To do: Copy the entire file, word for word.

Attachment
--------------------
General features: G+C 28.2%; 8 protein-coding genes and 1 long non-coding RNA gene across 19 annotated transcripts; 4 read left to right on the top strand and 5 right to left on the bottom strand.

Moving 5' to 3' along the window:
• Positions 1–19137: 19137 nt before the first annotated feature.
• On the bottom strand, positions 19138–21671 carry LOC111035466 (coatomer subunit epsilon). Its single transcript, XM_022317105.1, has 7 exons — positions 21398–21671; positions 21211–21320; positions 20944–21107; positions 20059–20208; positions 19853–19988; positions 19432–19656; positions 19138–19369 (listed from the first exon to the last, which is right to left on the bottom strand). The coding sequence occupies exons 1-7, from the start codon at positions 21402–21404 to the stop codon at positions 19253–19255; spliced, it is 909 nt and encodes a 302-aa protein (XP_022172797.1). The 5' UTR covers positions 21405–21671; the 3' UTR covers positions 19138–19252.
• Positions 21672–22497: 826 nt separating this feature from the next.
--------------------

General features: G+C 28.2%; 8 protein-coding genes and 1 long non-coding RNA gene across 19 annotated transcripts; 4 read left to right on the top strand and 5 right to left on the bottom strand.

Moving 5' to 3' along the window:
• Positions 1–19137: 19137 nt before the first annotated feature.
• On the bottom strand, positions 19138–21671 carry LOC111035466 (coatomer subunit epsilon). Its single transcript, XM_022317105.1, has 7 exons — positions 21398–21671; positions 21211–21320; positions 20944–21107; positions 20059–20208; positions 19853–19988; positions 19432–19656; positions 19138–19369 (listed from the first exon to the last, which is right to left on the bottom strand). The coding sequence occupies exons 1-7, from the start codon at positions 21402–21404 to the stop codon at positions 19253–19255; spliced, it is 909 nt and encodes a 302-aa protein (XP_022172797.1). The 5' UTR covers positions 21405–21671; the 3' UTR covers positions 19138–19252.
• Positions 21672–22497: 826 nt separating this feature from the next.